|Cavia aperea, or Brazilian guinea pig|
Cavia is a genus in the subfamily Caviinae that contains the rodents commonly known as guinea pigs or cavies. The best-known species in this genus is the domestic guinea pig, Cavia porcellus, an important meat animal in South America and a common household pet outside South America.
Former taxonomic controversy
Cavia is classified in order Rodentia, although there was once a minority belief in the scientific community that evidence from mitochondrial DNA and proteins suggested the Hystricognathi might belong to a different evolutionary offshoot, and therefore a different order. If this had been so, it would have been an example of convergent evolution. However, this uncertainty is largely of historical interest, as abundant molecular genetic evidence now conclusively supports classification of Cavia as rodents. This evidence includes draft genome sequences of Cavia porcellus and several other rodents.
Historically, there has been little consensus in regard to the number of Cavia forms and their taxonomic affiliations. Morphological characters differentiating between Cavia species are limited and levels of inter and intra specific morphologic variation have not been well documented, thus, interpretations have varied and resulted in very different taxonomic conclusions. Three scientists disagreed on the number of species, Tate(1935) recognized 11 species, while Cabrera(1961) recognized 7, and Huckinghaus(1961) recognized only 3. Recent scientific compilations have generally followed either Cabrera or Huckinghaus.
At least five wild species of guinea pig are recognised, in addition to the domestic form:
- Cavia aperea – Brazilian guinea pig, widespread east of the Andes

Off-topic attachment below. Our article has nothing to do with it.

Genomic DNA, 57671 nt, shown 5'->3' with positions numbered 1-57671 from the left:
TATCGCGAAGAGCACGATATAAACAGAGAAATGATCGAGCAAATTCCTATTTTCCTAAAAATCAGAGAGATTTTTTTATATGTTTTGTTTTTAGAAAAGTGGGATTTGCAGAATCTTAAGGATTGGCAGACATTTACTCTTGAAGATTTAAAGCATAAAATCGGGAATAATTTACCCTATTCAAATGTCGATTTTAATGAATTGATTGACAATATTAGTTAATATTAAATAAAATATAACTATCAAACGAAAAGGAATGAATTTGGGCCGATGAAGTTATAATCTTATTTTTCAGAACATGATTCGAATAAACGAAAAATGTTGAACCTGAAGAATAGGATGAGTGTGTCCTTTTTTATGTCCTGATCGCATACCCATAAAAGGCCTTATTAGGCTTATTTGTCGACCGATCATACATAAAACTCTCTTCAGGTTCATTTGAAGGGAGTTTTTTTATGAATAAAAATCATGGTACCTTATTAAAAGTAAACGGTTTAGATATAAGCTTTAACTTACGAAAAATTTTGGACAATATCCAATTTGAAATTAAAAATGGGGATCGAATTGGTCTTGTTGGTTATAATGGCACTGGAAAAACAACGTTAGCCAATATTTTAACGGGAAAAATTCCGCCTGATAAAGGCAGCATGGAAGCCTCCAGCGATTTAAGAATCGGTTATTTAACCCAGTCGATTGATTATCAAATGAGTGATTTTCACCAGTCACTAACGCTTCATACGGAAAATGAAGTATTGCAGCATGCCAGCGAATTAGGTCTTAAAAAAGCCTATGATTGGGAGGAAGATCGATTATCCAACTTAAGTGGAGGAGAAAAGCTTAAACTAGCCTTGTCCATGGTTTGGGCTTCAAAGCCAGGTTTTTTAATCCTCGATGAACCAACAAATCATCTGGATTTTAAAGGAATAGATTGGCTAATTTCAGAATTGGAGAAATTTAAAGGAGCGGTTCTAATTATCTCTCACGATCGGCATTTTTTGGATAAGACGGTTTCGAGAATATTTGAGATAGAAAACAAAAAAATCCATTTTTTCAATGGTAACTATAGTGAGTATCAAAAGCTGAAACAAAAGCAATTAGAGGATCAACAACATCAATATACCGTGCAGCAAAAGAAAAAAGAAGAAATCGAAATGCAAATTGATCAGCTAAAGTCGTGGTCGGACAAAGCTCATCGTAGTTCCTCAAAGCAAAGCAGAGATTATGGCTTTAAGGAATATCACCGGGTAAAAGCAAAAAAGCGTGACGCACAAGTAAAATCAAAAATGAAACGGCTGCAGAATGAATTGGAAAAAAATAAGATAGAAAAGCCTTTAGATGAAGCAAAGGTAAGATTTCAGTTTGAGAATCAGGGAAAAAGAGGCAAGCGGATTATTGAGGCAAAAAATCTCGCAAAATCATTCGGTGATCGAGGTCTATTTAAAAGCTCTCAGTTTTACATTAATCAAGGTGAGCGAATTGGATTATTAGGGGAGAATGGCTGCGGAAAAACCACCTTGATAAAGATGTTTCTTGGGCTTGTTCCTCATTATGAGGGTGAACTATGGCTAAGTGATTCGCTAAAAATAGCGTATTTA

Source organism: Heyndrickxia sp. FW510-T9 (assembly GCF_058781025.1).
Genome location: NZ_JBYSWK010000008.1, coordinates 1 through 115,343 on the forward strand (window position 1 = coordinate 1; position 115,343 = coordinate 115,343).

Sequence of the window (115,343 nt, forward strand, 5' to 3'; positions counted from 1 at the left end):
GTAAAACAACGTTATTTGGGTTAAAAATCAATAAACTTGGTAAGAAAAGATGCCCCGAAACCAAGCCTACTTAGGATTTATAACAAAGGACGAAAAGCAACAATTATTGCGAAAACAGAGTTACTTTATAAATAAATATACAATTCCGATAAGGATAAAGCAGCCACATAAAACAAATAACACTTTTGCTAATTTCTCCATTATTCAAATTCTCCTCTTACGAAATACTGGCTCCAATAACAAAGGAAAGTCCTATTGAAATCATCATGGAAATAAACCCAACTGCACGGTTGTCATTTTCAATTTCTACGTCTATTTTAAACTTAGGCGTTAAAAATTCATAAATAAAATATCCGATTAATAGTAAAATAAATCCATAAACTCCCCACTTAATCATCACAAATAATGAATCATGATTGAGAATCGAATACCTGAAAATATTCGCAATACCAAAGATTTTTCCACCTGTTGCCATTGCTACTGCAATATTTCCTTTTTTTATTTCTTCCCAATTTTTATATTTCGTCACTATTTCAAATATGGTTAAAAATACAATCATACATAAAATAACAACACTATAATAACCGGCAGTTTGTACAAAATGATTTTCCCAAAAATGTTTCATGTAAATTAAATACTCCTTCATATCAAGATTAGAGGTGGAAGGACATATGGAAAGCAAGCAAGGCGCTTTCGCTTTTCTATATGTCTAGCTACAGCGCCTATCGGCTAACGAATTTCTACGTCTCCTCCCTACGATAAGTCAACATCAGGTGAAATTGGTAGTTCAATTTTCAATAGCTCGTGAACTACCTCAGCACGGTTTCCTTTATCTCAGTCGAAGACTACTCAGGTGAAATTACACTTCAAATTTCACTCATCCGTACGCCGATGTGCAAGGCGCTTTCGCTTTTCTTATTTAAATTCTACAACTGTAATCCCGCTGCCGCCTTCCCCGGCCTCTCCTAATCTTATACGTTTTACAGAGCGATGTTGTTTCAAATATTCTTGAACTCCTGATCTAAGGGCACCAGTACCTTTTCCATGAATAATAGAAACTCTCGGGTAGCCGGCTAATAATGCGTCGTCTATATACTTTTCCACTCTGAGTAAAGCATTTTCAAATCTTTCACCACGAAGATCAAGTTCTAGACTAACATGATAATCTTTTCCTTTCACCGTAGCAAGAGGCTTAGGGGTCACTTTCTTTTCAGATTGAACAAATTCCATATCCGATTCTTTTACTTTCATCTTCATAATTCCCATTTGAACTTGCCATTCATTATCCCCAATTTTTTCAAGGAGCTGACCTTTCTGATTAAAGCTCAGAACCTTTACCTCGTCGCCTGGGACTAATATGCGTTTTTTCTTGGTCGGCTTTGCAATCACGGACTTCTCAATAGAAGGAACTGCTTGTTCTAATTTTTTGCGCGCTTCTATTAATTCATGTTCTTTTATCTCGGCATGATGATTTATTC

- Cavia fulgida – shiny guinea pig, eastern Brazil
- Cavia intermedia – intermediate guinea pig, Moleques do Sul islands, Santa Catarina, Brazil, first described in 1999
- Cavia magna – greater guinea pig, Uruguay, southeast Brazil
- Cavia porcellus – domestic guinea pig, wild ancestor is likely:
- Cavia tschudii – montane guinea pig, Peru south to northern Chile and northwest Argentina
Some authors also recognise the following additional species:
- Cavia anolaimae (often considered a synonym of C. porcellus or a subspecies of C. aparea) – Colombia
- Cavia guianae (often considered a synonym of C. porcellus or a subspecies of C. aparea) – Venezuela, Guyana, Brazil
- Cavia patzelti  (often considered a synonym of C. aparea) - Ecuador
In addition, four fossil species have been identified:
- †Cavia cabrerai - early Pliocene Argentina
- †Cavia galileoi - late Pliocene Argentina
- †Cavia lamingae - late Pleistocene Brazil
- †Cavia vates - late Pleistocene Brazil
- Woods, C.A.; Kilpatrick, C.W. (2005). "Infraorder Hystricognathi". In Wilson, D.E.; Reeder, D.M (eds.). Mammal Species of the World: A Taxonomic and Geographic Reference (3rd ed.). Johns Hopkins University Press. pp. 1552–1553. ISBN 978-0-8018-8221-0. OCLC 62265494.
- Stiefel, Chana Freeiman (1996). "Family feud – genetic evidence seems to show that guinea pigs are not rodents". Science World. Retrieved 2013-11-14.
- "Archived copy" (PDF). Archived from the original (PDF) on 2013-09-23. Retrieved 2012-05-19.CS1 maint: archived copy as title (link) (and references therein)
- ""Molecular Biology and Evolution," Vol 11, 593–604". Archived from the original on 2008-12-05. Retrieved 4 April 2017.
- "UCSC Genome Browser Gateway". Retrieved 4 April 2017.
- Dunnum,Jonathan L, Salazar-Bravo, Jorge (21 January 2010), "Molecular systematics,taxonomy, and biogeography of the genus Cavia (Rodentia:Caviidae) Page 1
- Donnum, J.L. & Salazar-Bravo, J. (November 2010). "Molecular systematics, taxonomy and biogeography of the genus Cavia (Rodentia: Caviidae)". Journal of Zoological Systematics and Evolutionary Research. 48 (4): 376–388. doi:10.1111/j.1439-0469.2009.00561.x.CS1 maint: uses authors parameter (link)
- Candela, A.M. & Bonini, R.A. (July 2017). "A new guinea pig (Rodentia, Caviomorpha) from northwestern Argentina: implications for the origin of the genus Cavia". Journal of Vertebrate Paleontology. 37 (4): e1352591. doi:10.1080/02724634.2017.1352591.CS1 maint: uses authors parameter (link)
|Wikisource has the text of the 1911 Encyclopædia Britannica article Cavy.|
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